[Show abstract] [Hide abstract] ABSTRACT: Wireless network localization (WNL) is an emerging paradigm for providing high-accuracy positional information in GPS-challenged environments. The localization performance of a node in WNL is determined by the allocation of transmit resources among its neighboring nodes. To achieve the best localization performance, we develop a computational geometry framework for optimal resource allocation in WNL. We first determine an affine map that transforms each resource allocation strategy into a point in 3-D Euclidian space. By exploiting geometric properties of these image points, we prove the sparsity property of the optimal resource allocation vector, i.e., the optimal localization performance can be achieved by allocating resources to only a small subset of neighboring nodes. Moreover, these geometric properties enable the reduction of the search space for optimal solutions, based on which we design efficient resource allocation strategies. Numerical results show that the proposed strategies can achieve significant improvements in both localization performance and computation efficiency. Our approach provides a new methodology for resource allocation in network localization, yielding exact optimal solutions rather than -approximate solutions.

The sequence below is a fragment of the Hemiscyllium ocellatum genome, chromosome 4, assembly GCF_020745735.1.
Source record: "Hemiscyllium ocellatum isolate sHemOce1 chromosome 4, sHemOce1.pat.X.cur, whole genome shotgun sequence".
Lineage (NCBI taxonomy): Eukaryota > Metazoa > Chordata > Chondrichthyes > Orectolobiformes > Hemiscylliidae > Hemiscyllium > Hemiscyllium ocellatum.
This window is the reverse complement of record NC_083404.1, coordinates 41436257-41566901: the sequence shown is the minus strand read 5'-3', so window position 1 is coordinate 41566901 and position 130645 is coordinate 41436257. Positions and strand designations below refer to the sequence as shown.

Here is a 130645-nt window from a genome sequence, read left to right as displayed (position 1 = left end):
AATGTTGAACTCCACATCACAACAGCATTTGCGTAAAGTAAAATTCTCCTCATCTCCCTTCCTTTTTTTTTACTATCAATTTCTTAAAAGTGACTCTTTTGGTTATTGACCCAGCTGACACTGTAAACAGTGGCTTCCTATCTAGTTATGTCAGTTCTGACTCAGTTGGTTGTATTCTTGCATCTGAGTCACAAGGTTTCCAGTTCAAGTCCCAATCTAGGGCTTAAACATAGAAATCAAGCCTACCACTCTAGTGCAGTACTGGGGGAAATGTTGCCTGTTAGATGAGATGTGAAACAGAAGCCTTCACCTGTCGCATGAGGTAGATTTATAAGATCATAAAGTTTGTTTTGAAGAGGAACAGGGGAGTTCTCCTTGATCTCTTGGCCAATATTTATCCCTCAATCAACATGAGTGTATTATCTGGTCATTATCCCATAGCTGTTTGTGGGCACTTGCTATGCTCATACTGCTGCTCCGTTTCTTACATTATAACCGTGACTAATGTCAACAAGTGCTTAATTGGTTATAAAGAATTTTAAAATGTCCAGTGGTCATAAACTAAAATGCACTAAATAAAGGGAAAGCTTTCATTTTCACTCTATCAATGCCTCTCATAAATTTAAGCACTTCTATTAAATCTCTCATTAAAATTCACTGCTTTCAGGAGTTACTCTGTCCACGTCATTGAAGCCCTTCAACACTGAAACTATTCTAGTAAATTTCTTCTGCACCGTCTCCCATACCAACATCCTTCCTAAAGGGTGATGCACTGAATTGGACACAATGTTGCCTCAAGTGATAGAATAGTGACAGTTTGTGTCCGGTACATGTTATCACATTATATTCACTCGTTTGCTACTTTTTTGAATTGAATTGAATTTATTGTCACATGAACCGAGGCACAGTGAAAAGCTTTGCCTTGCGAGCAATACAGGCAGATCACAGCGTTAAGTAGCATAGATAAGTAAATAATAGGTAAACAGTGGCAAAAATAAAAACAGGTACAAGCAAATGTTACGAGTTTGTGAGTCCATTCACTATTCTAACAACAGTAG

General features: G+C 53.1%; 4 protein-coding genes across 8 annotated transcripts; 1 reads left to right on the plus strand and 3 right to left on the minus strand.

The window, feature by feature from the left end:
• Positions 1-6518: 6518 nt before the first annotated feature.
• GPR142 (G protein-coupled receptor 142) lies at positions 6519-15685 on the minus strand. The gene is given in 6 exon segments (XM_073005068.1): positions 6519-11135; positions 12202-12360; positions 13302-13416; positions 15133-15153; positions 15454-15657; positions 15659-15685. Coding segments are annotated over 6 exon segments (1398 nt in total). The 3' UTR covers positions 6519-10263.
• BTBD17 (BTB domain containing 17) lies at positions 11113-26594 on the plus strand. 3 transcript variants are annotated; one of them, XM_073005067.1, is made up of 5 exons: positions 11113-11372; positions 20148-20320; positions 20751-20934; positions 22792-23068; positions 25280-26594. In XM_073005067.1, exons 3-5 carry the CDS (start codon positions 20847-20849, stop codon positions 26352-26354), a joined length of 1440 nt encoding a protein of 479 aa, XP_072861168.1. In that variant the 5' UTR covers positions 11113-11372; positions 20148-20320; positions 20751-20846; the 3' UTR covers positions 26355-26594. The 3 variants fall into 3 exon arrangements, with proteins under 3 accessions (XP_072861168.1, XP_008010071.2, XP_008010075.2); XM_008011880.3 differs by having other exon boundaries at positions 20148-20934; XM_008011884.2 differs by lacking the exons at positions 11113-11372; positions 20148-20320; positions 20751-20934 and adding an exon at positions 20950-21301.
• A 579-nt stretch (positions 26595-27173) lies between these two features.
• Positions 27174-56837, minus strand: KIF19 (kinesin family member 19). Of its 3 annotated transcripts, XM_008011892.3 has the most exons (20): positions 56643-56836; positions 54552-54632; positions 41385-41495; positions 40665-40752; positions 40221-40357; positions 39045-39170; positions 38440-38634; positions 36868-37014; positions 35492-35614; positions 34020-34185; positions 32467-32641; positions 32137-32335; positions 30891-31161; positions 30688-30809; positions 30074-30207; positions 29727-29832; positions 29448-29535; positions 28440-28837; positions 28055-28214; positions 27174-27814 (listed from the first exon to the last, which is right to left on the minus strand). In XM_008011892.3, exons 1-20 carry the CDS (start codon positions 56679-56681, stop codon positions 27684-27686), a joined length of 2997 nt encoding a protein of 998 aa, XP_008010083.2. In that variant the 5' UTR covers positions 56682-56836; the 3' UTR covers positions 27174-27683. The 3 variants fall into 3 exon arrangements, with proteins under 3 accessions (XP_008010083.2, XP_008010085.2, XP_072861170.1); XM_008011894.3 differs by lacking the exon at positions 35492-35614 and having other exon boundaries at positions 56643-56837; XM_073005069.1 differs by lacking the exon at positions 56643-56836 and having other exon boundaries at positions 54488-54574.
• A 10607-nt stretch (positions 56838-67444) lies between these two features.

No preview · Article · Jun 2015
  • Source
    Alberto Rabbachin · Andrea Conti · Moe Z. Win
    [Show abstract] [Hide abstract] ABSTRACT: Wireless secrecy is essential for communication confidentiality, health privacy, public safety, information superiority, and economic advantage in the modern information society. Contemporary security systems are based on cryptographic primitives and can be complemented by techniques that exploit the intrinsic properties of a wireless environment. This paper develops a foundation for design and analysis of wireless networks with secrecy provided by intrinsic properties such as node spatial distribution, wireless propagation medium, and aggregate network interference. We further propose strategies that mitigate eavesdropping capabilities, and we quantify their benefits in terms of network secrecy metrics. This research provides insights into the essence of wireless network intrinsic secrecy and offers a new perspective on the role of network interference in communication confidentiality.
    Full-text · Article · Jun 2015
  • Wenhan Dai · Yuan Shen · Moe Z. Win